Government regulation of the telephone industry in Alberta began
with the City of Edmonton’s purchase of Alex Taylor’s system in
At that time, Edmonton already owned the Electric Light and Power
Company, which it had also bought from Taylor, and was somewhat
happy to add phone service to its list of public
interests—particularly as this move shielded Edmonton from the
encroachment of Bell Canada.
Before selling to the city, Taylor had entertained discussions
with Bell for the purchase of his system. Rate payers and officials
alike—for good or ill—feared the development of a monopoly by that
giant from the East, and so the city purchased the private system in
Taylor had been busy establishing long-distance connections
between Edmonton and surrounding communities, and the Edmonton
District Telephone Company was in the dark as to who should handle
its operation. Bell Canada, which was establishing lines of its own
in Calgary and rural areas, was interested in the Edmonton market.
The City of Edmonton asked the provincial government to purchase
Taylor’s interests instead, based in part on mistrust of the private
firm they believed might become a direct competitor to the municipal
The provincial government had been laying its own lines since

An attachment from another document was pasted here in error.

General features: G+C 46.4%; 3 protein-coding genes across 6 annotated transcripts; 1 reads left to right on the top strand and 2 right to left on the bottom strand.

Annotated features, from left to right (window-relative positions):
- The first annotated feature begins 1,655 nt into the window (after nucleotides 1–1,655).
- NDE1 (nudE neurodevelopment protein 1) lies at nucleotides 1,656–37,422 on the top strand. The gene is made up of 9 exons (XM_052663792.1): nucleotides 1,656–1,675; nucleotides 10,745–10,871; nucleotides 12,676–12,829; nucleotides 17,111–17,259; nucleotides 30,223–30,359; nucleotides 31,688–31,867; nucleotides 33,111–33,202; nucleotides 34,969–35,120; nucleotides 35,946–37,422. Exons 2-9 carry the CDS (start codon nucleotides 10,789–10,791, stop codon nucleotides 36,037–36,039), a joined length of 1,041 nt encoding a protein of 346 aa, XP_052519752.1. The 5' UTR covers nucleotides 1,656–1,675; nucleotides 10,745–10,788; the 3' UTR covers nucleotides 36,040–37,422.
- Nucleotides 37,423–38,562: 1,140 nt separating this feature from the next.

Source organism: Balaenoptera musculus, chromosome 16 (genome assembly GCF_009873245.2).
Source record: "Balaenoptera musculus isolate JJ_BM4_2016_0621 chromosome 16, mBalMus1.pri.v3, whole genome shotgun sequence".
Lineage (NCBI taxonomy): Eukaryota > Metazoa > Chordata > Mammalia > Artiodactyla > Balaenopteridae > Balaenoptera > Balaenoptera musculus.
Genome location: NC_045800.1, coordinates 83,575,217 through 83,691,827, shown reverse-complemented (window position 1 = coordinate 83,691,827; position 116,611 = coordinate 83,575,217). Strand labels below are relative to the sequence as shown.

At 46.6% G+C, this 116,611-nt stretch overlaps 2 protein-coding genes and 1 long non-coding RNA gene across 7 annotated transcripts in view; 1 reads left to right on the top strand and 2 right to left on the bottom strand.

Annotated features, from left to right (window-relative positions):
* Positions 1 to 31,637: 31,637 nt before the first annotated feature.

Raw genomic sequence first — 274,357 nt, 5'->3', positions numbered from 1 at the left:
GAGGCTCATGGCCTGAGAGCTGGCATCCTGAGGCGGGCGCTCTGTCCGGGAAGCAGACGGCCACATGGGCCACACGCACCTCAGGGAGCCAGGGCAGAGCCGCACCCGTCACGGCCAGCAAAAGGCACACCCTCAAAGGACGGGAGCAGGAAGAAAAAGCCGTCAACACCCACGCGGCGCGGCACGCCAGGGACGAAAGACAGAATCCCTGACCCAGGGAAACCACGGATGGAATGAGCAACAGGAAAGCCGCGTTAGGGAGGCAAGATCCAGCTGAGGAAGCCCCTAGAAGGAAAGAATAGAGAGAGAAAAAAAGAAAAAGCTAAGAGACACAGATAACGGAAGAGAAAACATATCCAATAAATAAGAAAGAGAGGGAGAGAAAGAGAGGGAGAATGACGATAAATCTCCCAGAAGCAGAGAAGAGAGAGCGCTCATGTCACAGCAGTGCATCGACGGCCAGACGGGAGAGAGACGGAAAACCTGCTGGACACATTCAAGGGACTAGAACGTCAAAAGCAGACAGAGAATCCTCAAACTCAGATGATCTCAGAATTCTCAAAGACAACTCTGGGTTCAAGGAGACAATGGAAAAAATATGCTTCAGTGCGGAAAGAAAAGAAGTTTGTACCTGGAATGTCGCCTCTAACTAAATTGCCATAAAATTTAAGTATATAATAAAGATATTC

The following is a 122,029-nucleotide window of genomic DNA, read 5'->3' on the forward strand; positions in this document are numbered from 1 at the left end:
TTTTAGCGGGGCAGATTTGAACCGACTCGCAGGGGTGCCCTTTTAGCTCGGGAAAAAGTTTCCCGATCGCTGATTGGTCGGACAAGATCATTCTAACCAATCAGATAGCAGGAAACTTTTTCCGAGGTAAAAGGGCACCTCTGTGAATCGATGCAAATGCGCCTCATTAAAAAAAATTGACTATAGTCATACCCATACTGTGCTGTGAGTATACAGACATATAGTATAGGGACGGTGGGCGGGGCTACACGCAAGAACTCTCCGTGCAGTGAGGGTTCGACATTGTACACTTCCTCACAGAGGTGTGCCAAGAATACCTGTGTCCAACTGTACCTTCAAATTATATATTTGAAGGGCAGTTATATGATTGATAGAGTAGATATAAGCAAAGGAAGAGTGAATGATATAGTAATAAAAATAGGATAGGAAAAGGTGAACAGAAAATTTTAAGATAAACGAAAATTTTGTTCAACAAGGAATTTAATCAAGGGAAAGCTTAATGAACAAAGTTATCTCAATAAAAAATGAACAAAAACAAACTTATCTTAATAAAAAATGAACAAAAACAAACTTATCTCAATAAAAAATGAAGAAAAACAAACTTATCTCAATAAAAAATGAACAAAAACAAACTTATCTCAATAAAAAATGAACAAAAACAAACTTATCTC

1905. Officials already had experience in the telephone industry,
and so it was not surprising when they bought out all of Bell’s
holdings and formed the public utility of Alberta Government
Telephones in 1908.
The original shift to public utility ownership, then, had been
undertaken to protect consumers from the pitfalls of an unregulated
Both the EDTC and AGT were plagued with efficiency problems from
the beginning but, as they were operating primarily for the public
good, they stayed on top of repairs and provided a high level of
Alberta saw a period or privatization after the Wall Street stock
market crash of 1929, when AGT began selling significant chunks of
its holdings to hundreds of little mutuals that had been formed
throughout the province.
In 1958, AGT became a Crown corporation in order to aid in the
costs associated with installing microwave technology. This made it
harder for AGT to buy back the holdings it had previously sold to
the mutuals. When AGT began repurchasing the lines in 1963, the
federal government was already involved in its dealings.
The provincial government privatized AGT in 1990, when it sold
the telephone interest to a newly formed company called TELUS. This
sale coincided with deregulation within the industry.
Being a privately held firm, TELUS itself experienced
difficulties with global long-distance competitors. This came to a
head in 1995. By this time, TELUS owned a number of subsidiaries
throughout the west that operated under their own brand names, so
that few people outside the industry were even aware that AGT and
EdTel, for example, were owned by TELUS.
The two Alberta subsidiaries actually were in competition, though
customers’ perceptions were that these companies still operated in
the same fashion as they had before deregulation.
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Heritage Community Foundation and
Telephone Historical Centre All Rights Reserved